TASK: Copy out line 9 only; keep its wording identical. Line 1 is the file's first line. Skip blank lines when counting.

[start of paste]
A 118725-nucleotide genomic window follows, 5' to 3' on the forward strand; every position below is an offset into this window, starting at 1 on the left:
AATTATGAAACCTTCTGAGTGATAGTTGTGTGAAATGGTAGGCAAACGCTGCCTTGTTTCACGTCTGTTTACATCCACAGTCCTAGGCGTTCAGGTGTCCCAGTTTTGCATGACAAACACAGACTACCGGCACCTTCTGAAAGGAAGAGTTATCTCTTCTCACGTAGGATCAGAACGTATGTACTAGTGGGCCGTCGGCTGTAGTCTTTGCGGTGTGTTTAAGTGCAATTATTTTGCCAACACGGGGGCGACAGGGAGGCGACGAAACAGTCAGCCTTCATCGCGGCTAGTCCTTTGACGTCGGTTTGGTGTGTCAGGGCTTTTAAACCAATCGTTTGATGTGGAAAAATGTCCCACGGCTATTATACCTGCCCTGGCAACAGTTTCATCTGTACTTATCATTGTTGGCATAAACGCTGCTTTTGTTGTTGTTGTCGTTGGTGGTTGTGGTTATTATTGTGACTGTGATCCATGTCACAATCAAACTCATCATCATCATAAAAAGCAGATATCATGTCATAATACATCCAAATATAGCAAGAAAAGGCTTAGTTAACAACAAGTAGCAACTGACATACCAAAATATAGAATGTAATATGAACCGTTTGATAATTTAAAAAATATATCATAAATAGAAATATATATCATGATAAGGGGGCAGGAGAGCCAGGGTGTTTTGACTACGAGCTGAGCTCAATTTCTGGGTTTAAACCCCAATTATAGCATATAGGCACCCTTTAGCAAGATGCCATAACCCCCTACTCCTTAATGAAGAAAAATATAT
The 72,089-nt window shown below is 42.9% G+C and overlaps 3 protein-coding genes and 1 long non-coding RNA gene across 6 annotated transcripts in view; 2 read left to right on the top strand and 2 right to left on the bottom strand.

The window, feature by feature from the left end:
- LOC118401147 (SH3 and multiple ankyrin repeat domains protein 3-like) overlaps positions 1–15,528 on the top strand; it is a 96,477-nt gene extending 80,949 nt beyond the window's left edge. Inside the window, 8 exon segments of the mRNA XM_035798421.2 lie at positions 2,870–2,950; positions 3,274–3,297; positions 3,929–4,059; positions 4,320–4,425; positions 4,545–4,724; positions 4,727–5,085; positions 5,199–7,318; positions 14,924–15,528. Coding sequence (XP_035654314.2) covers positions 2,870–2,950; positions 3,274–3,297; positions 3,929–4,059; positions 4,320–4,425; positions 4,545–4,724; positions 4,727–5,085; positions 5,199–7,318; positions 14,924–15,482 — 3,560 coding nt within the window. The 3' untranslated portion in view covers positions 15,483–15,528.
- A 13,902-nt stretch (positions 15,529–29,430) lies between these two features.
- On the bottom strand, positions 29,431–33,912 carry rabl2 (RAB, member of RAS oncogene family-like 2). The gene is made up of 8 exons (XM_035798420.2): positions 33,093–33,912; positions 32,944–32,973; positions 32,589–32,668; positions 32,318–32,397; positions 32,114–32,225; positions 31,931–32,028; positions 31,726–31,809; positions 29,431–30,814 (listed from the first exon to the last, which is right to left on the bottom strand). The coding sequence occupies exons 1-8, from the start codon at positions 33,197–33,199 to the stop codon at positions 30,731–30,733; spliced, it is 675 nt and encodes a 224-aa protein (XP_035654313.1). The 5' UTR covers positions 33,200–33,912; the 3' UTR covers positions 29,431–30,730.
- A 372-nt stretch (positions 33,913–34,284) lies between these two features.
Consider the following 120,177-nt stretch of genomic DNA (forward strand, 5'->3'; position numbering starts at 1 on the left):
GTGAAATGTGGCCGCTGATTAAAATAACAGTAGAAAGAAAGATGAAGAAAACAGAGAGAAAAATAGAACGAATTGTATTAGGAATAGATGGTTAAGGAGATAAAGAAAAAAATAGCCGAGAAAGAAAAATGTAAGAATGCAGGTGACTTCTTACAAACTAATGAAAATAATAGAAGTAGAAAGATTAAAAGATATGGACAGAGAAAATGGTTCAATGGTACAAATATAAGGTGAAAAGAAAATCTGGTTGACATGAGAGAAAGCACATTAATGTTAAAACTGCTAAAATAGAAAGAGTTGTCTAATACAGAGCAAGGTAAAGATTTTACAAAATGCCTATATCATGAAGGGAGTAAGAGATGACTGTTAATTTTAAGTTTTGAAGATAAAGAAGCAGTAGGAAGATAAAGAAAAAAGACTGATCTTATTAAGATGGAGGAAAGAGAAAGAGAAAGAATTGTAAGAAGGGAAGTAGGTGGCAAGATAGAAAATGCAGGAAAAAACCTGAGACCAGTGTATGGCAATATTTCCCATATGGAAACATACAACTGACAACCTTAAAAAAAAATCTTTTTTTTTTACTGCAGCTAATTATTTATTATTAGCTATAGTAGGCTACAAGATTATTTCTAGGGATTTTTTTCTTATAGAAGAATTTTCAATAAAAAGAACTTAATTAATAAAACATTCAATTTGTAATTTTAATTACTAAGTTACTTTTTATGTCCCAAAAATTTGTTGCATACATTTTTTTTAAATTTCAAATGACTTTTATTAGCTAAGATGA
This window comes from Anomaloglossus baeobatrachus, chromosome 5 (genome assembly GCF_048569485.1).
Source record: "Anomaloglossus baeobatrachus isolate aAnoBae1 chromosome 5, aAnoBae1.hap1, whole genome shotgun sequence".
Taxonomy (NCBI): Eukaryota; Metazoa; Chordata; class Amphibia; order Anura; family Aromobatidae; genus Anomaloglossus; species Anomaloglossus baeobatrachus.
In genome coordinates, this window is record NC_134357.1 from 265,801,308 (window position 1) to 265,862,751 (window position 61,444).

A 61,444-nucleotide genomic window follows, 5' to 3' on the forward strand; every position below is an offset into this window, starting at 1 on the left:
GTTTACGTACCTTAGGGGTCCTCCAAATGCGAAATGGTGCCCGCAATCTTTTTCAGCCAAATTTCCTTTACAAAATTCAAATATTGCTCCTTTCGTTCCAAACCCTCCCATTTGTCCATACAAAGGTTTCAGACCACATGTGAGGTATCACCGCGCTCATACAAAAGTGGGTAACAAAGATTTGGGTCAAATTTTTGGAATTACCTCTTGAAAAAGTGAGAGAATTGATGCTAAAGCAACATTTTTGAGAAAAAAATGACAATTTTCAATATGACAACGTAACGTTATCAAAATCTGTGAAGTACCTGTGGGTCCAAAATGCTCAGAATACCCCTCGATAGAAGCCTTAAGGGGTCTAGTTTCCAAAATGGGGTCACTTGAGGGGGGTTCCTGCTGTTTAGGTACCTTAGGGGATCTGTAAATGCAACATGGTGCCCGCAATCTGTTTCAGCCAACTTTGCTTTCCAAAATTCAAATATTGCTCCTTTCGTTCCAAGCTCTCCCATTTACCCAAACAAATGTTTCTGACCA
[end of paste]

Consider the following 120,177-nt stretch of genomic DNA (forward strand, 5'->3'; position numbering starts at 1 on the left):